seats is an aluminum cooler which says "Coleman" on the front. An empty
envelope of onion soup mix lies on the floor of the passenger side of
the truck.


The cooler is open.


You see a couple inches of water in the cooler. Floating in the water
are two bottles of grape Nehi.


Earl says "Thanks!" and chugs the Nehi.


You're not driving the truck.


Earl puts down his bottle of Nehi and steps on the accelerator. The
engine booms loudly. The chickens awaken and begin to cluck. You are 
moving southwest towards the summit of the mountain pass.


Earl continues to drive towards the summit.


Earl continues to drive towards the summit.

HINT: Type A and then press return to repeat the previous action.

> A

Earl reaches the summit of the pass. He lights up the remaining half of 
a cigar and takes a puff. Looking out at the scenery, he says "My, ain't 
this purdy up here." You notice a warning sign that says "7%".

> A

Earl crests the summit and begins driving downhill. The truck begins to
pick up speed. You are zooming past a line of telephone poles.


Earl downshifts into sixth gear. The truck continues to accelerate. The
telephone poles zoom past you at a faster rate.

> A

Earl shifts into fifth gear, but the shift knob detaches from the shift 
lever. The truck continues to accelerate. The telephone poles are just a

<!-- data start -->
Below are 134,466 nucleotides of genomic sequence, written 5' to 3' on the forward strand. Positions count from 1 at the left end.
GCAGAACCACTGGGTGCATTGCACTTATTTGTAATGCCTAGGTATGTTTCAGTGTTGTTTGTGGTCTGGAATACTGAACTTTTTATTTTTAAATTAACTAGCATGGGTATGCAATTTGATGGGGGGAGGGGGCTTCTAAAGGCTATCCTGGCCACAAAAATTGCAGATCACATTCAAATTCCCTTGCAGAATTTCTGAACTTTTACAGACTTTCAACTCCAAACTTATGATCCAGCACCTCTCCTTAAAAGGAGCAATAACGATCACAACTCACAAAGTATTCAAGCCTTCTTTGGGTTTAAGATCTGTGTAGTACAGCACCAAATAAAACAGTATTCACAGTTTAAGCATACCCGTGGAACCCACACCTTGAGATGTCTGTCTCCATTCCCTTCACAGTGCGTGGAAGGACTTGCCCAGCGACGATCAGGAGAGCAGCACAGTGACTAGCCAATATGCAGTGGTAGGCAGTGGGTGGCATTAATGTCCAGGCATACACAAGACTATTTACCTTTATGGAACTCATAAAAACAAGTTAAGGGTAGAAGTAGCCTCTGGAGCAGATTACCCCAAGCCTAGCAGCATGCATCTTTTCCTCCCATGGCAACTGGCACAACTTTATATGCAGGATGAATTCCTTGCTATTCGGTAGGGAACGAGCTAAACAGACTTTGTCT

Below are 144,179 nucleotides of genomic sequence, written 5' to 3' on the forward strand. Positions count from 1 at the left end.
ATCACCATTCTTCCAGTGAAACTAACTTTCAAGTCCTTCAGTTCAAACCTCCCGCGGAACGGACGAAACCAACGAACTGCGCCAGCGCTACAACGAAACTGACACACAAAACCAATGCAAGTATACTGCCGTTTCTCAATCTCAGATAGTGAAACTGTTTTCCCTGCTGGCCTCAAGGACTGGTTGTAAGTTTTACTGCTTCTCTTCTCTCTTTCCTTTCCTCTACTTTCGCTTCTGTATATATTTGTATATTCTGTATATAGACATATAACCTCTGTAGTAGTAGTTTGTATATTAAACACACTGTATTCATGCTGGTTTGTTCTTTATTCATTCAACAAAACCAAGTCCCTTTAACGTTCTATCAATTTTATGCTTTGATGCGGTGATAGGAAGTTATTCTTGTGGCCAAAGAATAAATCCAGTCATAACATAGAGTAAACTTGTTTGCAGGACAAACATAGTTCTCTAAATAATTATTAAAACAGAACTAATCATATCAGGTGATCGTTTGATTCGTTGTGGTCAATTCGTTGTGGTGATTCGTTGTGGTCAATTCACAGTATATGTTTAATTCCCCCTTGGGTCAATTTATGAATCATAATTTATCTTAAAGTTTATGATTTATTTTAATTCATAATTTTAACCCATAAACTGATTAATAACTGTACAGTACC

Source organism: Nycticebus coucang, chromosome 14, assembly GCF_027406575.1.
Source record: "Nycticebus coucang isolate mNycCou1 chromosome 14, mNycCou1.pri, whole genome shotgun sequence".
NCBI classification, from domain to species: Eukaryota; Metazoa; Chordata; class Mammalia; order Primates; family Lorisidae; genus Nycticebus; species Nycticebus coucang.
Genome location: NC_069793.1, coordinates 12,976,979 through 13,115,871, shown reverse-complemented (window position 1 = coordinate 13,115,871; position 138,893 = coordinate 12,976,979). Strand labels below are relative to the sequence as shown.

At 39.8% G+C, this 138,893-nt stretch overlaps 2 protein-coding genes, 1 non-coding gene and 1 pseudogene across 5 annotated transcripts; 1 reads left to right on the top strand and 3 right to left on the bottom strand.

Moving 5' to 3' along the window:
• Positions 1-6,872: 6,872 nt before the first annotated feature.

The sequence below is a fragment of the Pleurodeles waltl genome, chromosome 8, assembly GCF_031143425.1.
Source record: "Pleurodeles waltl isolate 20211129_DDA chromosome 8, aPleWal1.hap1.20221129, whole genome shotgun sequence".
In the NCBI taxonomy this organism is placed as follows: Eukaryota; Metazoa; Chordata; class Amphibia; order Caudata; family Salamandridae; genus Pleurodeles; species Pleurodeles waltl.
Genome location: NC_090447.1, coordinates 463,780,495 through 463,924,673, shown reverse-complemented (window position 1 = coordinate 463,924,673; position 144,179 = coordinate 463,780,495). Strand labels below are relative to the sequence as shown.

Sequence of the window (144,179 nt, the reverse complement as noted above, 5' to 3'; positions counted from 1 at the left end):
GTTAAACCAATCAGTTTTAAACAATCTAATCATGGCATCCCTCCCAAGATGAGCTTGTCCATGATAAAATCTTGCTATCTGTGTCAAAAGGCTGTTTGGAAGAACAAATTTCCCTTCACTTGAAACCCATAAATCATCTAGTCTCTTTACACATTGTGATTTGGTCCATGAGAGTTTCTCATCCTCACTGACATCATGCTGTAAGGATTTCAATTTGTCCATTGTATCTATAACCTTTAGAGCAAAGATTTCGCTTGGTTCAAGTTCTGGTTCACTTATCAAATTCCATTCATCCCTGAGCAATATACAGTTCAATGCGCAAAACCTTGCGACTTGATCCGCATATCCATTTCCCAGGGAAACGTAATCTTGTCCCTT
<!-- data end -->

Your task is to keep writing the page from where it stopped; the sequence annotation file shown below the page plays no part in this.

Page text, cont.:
Earl attempts to thread the knob back onto the lever. The ash of his
cigar falls off into the cuff of his pants. A small fire starts, but
Earl slaps his pants and extinguishes it.


Earl doesn't hear you. He is staring fearfully at the road ahead, his
hands frozen to the steering wheel.


You're not driving the truck!


Earl stomps on the brake pedal as hard as he can, but the pedal goes
all the way to the floor and stays there. Earl says, "It's sorta like
steppin' on a plum."

You see a hairpin turn ahead. The road turns to the left.


You see a another hairpin turn ahead. The road turns to the right.


You see a tunnel ahead. A sign warns you "Clearance 12 feet 0 inches".


Aren't you forgetting something?

> AM I?



The chickens are stacked too high for you to travel through the tunnel.


You don't have any brakes, remember? The truck enters the tunnel. The top
row of chickens is knocked off.


Earl tries, but he can't. The truck continues down the mountain and
around the switchbacks and hairpin turns.


Good idea. You need all the help that you can get. You are entering a town.


Earl can't slow down. The truck enters the town, and smashes into the 
side of the feed store.


Do you want to play again (Y/N)?

Just as I was about to send off this newsletter, I found a torn scrap of paper that seems to be from another game transcript. I think that it might be the game above, but I’m not sure.

You are in a maze of twisty little roads; one of them looks like a
can full of worms, another one looks like malaria germs.

The Legend-News is published almost monthly by TechRen Enterprises, listing to starboard. Copyright 2011 TechRen Enterprises. Send subscription requests, unsubscribe demands, complaints, kudos, suggestions, news and other contributions to Almost everything in The Legend-News has been written by Ed. Floden, except for the stuff that he blames on someone else. “I tawt I taw a puddytat! I did! I did taw a puddytat! ”